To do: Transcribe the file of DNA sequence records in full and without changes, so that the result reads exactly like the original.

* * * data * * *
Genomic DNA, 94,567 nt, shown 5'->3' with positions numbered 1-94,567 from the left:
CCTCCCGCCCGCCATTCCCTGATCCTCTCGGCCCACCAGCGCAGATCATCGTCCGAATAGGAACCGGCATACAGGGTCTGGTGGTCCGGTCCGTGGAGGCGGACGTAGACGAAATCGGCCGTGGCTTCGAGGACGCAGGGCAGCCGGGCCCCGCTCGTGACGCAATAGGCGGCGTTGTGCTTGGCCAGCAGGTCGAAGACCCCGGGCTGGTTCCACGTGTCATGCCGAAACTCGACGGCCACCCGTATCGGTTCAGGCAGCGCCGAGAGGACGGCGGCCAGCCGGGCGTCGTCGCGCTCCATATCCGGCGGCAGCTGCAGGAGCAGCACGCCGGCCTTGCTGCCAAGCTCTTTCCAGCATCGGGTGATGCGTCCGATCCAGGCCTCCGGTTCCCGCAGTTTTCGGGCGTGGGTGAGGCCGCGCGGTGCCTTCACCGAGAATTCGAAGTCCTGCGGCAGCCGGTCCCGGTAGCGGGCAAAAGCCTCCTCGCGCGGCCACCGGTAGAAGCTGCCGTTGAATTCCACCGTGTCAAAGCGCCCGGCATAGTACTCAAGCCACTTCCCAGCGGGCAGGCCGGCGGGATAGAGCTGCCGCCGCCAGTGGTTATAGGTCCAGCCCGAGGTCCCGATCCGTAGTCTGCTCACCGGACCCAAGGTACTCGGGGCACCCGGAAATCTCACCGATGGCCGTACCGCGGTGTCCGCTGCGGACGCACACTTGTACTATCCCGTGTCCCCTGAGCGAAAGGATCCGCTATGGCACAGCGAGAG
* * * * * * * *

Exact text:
Genomic DNA, 94,567 nt, shown 5'->3' with positions numbered 1-94,567 from the left:
CCTCCCGCCCGCCATTCCCTGATCCTCTCGGCCCACCAGCGCAGATCATCGTCCGAATAGGAACCGGCATACAGGGTCTGGTGGTCCGGTCCGTGGAGGCGGACGTAGACGAAATCGGCCGTGGCTTCGAGGACGCAGGGCAGCCGGGCCCCGCTCGTGACGCAATAGGCGGCGTTGTGCTTGGCCAGCAGGTCGAAGACCCCGGGCTGGTTCCACGTGTCATGCCGAAACTCGACGGCCACCCGTATCGGTTCAGGCAGCGCCGAGAGGACGGCGGCCAGCCGGGCGTCGTCGCGCTCCATATCCGGCGGCAGCTGCAGGAGCAGCACGCCGGCCTTGCTGCCAAGCTCTTTCCAGCATCGGGTGATGCGTCCGATCCAGGCCTCCGGTTCCCGCAGTTTTCGGGCGTGGGTGAGGCCGCGCGGTGCCTTCACCGAGAATTCGAAGTCCTGCGGCAGCCGGTCCCGGTAGCGGGCAAAAGCCTCCTCGCGCGGCCACCGGTAGAAGCTGCCGTTGAATTCCACCGTGTCAAAGCGCCCGGCATAGTACTCAAGCCACTTCCCAGCGGGCAGGCCGGCGGGATAGAGCTGCCGCCGCCAGTGGTTATAGGTCCAGCCCGAGGTCCCGATCCGTAGTCTGCTCACCGGACCCAAGGTACTCGGGGCACCCGGAAATCTCACCGATGGCCGTACCGCGGTGTCCGCTGCGGACGCACACTTGTACTATCCCGTGTCCCCTGAGCGAAAGGATCCGCTATGGCACAGCGAGAG